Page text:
“I want people to feel like this place is theirs,” he says. “That’s the strength of the culture that we are trying to bring to the table.”
Building creative space
Beyond the kitchen is where Murphy’s vision came to life. The previous office tenant, Fuel Industries, left the vast warehouse-like space as a blank canvas for MNP to fill. There were already brightly coloured, glass-enclosed meeting rooms lining the perimeter office, which minimized the amount of fitups required.
The “digital hub” portion of the office is a completely open-concept which allows for a lot of collaboration and brainstorming. MNP added in several “huddle spaces” – appropriately named Eureka, Gadzooks and AHA – that are filled with couches, graphic-covered walls and whiteboards for more informal meetings and projects.
“With the open space and work rooms, you see everyone, everyday,” says Chris Harris, manager of consulting and technical solutions at MNP. “There are always people huddling or going off and having a quick conversation. Before, we would always have go into someone’s office.”
A lot of thought went into the functionality of the space, which is evident in the company’s ability to accommodate different work schedules, says Harris, who works non-traditional hours to optimize his commute.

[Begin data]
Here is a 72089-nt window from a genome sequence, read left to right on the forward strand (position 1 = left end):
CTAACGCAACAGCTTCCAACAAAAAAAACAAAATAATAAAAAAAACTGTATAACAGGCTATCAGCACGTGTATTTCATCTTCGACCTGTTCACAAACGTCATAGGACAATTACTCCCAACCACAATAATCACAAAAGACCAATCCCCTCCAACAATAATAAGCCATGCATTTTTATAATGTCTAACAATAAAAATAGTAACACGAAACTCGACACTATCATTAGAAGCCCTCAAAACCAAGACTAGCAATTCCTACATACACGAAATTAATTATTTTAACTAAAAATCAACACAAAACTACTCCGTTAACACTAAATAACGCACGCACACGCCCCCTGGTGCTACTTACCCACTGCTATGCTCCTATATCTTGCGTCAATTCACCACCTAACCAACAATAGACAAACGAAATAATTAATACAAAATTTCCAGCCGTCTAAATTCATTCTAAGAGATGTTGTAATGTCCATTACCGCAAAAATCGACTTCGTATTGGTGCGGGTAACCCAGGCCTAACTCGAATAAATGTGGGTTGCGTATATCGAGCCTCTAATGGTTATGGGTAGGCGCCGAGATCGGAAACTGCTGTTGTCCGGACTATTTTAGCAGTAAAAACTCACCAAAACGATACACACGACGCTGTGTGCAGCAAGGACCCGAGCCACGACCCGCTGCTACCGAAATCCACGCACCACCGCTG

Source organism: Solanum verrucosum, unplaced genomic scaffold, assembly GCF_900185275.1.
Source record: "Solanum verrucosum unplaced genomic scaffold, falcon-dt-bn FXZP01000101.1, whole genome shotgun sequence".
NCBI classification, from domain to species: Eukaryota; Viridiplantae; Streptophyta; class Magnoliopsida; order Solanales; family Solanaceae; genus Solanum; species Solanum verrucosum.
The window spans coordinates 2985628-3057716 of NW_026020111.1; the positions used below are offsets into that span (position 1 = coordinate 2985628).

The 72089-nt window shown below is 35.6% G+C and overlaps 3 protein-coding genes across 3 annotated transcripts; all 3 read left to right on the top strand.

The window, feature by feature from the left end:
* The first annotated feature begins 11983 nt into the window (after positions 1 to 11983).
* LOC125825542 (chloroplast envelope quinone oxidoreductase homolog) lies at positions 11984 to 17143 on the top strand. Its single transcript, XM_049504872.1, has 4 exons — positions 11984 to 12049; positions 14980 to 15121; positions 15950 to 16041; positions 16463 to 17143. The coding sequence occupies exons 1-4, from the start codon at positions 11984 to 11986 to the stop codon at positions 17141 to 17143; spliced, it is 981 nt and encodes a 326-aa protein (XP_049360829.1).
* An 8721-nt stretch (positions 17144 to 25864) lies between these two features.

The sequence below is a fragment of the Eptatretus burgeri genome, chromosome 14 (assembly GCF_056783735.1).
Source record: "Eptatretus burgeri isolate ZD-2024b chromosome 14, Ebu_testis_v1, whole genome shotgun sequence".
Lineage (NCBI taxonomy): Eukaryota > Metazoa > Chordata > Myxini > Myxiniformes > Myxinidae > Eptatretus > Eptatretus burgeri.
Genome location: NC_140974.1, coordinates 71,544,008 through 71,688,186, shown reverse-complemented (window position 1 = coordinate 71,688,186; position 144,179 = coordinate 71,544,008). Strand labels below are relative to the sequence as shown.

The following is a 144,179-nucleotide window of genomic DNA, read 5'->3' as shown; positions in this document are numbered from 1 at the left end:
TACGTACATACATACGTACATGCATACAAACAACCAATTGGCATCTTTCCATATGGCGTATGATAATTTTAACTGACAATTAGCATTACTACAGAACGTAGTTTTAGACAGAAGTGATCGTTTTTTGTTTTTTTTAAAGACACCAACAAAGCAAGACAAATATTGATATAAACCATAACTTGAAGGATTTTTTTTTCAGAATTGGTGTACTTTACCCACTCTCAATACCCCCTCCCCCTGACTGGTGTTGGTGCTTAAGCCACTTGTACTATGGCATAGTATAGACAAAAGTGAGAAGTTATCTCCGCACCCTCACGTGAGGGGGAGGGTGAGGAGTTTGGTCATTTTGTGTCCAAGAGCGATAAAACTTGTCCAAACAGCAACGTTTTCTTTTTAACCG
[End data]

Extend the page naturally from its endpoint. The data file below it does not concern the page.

A large portion of MNP employees still live in the Kanata area, so moving the office to central Ottawa – while closer to many of their clients – was not everyone’s first choice. Murphy says they tried to take into consideration how they could make that transition easier on their employees.
“One of the philosophies that MNP has is that we aren’t going to make you worse off,” he says. “If you didn’t have to pay to park in Kanata we aren’t going to make you pay to park here, so we pay for parking in a variety of lots for our employees.”
To celebrate the company’s move to its new office, MNP hosted an open house in October that brought together MNP employees and members of the business community to check out the new space. The cocktail hour was catered by Thyme & Again, another local company in the area.
“We are now integrated and developing relationships with local businesses,” says Harris. “We even did a scavenger hunt with the neighbourhood shops to have our people become more familiar with them. It’s important to build those connections.”
The company has also reached out to local charities in the area, such as the Parkdale Food Centre, to see how it can continue its charity involvement at the new office, he adds.
As the firm continues to settle into its new home, Murphy says he is looking forward to continuing to develop the space to reflect the nature of the company’s diverse workplace culture.
“There’s definitely an aspect of formality involved, but I didn’t want to lose the fun and quirky kind of stuff that you might see. If a Nerf gun war broke out, it wouldn’t be out of context,” he jokes. “We feel like we’re bringing in that mix of business and fun.”